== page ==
Biased estimators on quotient spaces

28/10/2015
Publication GSI2015
OAI : oai:www.see.asso.fr:11784:14328
DOI : http://dx.doi.org/10.1007/978-3-319-25040-3_15You do not have permission to access embedded form.

Résumé

Usual statistics are defined, studied and implemented on Euclidean spaces. But what about statistics on other mathematical spaces, like manifolds with additional properties: Lie groups, Quotient spaces, Stratified spaces etc? How can we describe the interaction between statistics and geometry? The structure of Quotient space in particular is widely used to model data, for example every time one deals with shape data. These can be shapes of constellations in Astronomy, shapes of human organs in Computational Anatomy, shapes of skulls in Palaeontology, etc. Given this broad field of applications, statistics on shapes -and more generally on observations belonging to quotient spaces- have been studied since the 1980’s. However, most theories model the variability in the shapes but do not take into account the noise on the observations themselves. In this paper, we show that statistics on quotient spaces are biased and even inconsistent when one takes into account the noise. In particular, some algorithms of template estimation in Computational Anatomy are biased and inconsistent. Our development thus gives a first theoretical geometric explanation of an experimentally observed phenomenon. A biased estimator is not necessarily a problem. In statistics, it is a general rule of thumb that a bias can be neglected for example when it represents less than 0.25 of the variance of the estimator. We can also think about neglecting the bias when it is low compared to the signal we estimate. In view of the applications, we thus characterize geometrically the situations when the bias can be neglected with respect to the situations when it must be corrected.

Biased estimators on quotient spaces

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Usual statistics are defined, studied and implemented on Euclidean spaces. But what about statistics on other mathematical spaces, like manifolds with additional properties: Lie groups, Quotient spaces, Stratified spaces etc? How can we describe the interaction between statistics and geometry? The structure of Quotient space in particular is widely used to model data, for example every time one deals with shape data. These can be shapes of constellations in Astronomy, shapes of human organs in Computational Anatomy, shapes of skulls in Palaeontology, etc. Given this broad field of applications, statistics on shapes -and more generally on observations belonging to quotient spaces- have been studied since the 1980’s. However, most theories model the variability in the shapes but do not take into account the noise on the observations themselves. In this paper, we show that statistics on quotient spaces are biased and even inconsistent when one takes into account the noise. In particular, some algorithms of template estimation in Computational Anatomy are biased and inconsistent. Our development thus gives a first theoretical geometric explanation of an experimentally observed phenomenon. A biased estimator is not necessarily a problem. In statistics, it is a general rule of thumb that a bias can be neglected for example when it represents less than 0.25 of the variance of the estimator. We can also think about neglecting the bias when it is low compared to the signal we estimate. In view of the applications, we thus characterize geometrically the situations when the bias can be neglected with respect to the situations when it must be corrected.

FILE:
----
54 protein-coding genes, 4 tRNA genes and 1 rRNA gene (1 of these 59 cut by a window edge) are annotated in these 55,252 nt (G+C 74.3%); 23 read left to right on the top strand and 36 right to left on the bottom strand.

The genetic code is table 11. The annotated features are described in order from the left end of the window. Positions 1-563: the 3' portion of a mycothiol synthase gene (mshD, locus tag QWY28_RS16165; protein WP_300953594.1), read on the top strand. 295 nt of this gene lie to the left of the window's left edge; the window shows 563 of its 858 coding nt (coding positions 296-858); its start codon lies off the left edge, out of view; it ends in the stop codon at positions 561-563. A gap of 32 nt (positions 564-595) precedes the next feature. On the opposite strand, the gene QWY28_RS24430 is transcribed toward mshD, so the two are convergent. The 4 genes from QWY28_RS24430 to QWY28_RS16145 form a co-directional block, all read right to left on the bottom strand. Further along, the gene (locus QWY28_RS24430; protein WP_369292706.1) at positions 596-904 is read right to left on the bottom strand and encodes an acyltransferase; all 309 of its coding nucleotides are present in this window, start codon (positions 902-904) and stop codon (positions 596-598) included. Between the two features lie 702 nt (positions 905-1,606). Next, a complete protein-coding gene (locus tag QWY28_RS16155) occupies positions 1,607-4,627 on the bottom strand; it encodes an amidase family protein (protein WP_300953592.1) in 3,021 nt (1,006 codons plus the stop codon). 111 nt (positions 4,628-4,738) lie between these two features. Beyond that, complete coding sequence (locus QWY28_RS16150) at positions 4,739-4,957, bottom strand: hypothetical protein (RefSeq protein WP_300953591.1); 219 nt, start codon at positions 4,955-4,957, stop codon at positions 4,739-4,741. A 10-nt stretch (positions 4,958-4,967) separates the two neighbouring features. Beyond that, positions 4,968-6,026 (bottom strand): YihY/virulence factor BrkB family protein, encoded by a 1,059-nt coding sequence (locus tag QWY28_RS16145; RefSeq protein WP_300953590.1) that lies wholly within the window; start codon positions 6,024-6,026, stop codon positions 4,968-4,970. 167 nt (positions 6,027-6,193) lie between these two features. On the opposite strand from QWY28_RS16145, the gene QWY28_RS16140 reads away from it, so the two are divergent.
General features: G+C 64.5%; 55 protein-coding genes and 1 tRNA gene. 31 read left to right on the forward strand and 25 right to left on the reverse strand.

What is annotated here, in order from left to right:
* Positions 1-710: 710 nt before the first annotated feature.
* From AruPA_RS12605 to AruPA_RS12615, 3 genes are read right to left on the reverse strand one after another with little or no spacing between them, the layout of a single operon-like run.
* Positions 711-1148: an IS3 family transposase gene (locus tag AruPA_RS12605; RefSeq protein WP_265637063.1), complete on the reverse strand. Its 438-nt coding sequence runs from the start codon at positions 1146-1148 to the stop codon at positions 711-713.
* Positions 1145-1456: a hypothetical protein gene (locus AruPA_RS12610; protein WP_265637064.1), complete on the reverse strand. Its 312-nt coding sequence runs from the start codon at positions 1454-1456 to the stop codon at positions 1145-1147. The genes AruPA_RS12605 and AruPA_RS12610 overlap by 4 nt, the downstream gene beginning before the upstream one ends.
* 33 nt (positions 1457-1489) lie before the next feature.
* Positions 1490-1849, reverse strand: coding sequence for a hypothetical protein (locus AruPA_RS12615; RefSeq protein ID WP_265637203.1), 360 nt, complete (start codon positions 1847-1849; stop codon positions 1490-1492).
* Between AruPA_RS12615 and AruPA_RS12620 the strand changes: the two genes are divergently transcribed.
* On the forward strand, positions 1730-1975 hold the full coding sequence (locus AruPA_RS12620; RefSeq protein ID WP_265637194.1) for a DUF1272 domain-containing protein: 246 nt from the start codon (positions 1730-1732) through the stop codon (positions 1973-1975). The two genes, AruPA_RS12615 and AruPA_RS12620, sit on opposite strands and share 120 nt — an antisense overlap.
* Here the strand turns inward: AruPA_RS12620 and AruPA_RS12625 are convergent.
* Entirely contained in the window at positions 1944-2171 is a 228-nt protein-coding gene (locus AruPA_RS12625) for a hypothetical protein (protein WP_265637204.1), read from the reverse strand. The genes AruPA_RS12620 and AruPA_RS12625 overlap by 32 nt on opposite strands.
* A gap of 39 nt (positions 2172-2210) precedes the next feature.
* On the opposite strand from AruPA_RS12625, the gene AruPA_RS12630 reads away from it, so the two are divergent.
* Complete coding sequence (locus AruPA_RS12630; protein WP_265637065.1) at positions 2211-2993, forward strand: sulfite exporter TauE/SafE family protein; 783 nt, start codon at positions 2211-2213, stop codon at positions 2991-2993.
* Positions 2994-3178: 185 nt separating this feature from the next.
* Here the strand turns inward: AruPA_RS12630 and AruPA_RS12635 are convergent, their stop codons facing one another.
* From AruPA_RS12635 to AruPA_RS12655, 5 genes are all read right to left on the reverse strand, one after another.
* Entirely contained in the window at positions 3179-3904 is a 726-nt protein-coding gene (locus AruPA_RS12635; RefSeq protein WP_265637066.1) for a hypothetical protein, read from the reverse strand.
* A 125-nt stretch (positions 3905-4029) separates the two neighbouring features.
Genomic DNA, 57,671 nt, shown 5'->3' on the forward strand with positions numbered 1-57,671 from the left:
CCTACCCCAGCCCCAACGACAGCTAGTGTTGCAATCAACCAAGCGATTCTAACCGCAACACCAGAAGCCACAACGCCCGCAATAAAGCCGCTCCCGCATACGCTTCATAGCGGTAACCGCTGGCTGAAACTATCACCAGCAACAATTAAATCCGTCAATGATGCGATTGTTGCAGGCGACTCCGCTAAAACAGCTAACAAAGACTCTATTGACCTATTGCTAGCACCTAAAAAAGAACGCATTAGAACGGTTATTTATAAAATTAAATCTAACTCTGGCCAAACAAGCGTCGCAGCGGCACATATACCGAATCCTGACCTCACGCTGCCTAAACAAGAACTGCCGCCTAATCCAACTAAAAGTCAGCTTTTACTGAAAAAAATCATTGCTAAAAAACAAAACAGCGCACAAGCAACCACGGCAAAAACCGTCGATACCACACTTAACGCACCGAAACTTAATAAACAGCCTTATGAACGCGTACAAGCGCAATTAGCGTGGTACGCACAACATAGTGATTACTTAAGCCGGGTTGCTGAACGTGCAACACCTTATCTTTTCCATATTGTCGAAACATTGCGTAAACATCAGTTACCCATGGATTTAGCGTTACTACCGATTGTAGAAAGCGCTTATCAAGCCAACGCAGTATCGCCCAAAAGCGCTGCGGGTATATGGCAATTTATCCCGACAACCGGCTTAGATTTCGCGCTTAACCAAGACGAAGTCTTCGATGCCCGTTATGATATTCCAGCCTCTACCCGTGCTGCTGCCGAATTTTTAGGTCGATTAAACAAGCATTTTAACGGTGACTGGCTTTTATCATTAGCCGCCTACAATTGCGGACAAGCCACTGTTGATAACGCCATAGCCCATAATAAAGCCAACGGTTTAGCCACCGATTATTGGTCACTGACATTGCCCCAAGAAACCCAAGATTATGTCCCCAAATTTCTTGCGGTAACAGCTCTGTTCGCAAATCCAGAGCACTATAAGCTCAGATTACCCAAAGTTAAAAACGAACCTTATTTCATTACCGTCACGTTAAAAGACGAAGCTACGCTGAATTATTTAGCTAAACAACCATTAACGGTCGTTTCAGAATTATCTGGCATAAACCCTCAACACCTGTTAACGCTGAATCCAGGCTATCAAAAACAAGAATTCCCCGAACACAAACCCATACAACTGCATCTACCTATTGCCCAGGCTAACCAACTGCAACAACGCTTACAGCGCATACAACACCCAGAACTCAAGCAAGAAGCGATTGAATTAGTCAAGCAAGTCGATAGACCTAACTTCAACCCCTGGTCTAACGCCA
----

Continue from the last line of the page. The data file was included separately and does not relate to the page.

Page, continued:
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Nina Miolane – Biased Estimators on Quotient Spaces Biased estimators in Quotient spaces Statistical properties of the Template in Computational Anatomy Geometric Sciences of Information 2015 Nina Miolane (1,2), Xavier Pennec (1) (1) INRIA (Asclepios Team), (2) Stanford University (Statistics) Data base ⇒ Nina Miolane – Biased Estimators on Quotient Spaces 2 Model & Analysis of the variability of human anatomical shapes Computational Anatomy [Kurtek and al, 2011] [McLeod and al, 2013][Darmante and al, 2014] Landmarks Medical images 1-D signals Surfaces and manifolds [Lorenzi and al, 2010] Nina Miolane – Biased Estimators on Quotient Spaces 3 Model & Analysis of the variability of human anatomical shapes Computational Medicine Automatic diagnosis Treatment Computational Anatomy Compare patient's shape with mean shape of healthy data base, i.e. with the template New patient [Kurtek and al, 2011] [McLeod and al, 2013][Darmante and al, 2014] Landmarks Medical images 1-D signals Surfaces and manifolds [Lorenzi and al, 2010] Nina Miolane – Biased Estimators on Quotient Spaces 4 Model & Analysis of the variability of human anatomical shapes Computational Medicine Automatic diagnosis Treatment Computational Anatomy Compare patient's shape with mean shape of healthy data base, i.e. with the template New patient [Kurtek and al, 2011] [McLeod and al, 2013][Darmante and al, 2014] Landmarks Medical images 1-D signals Surfaces and manifolds [Lorenzi and al, 2010] Nina Miolane – Biased Estimators on Quotient Spaces Template computed as the empirical mean anatomical shape of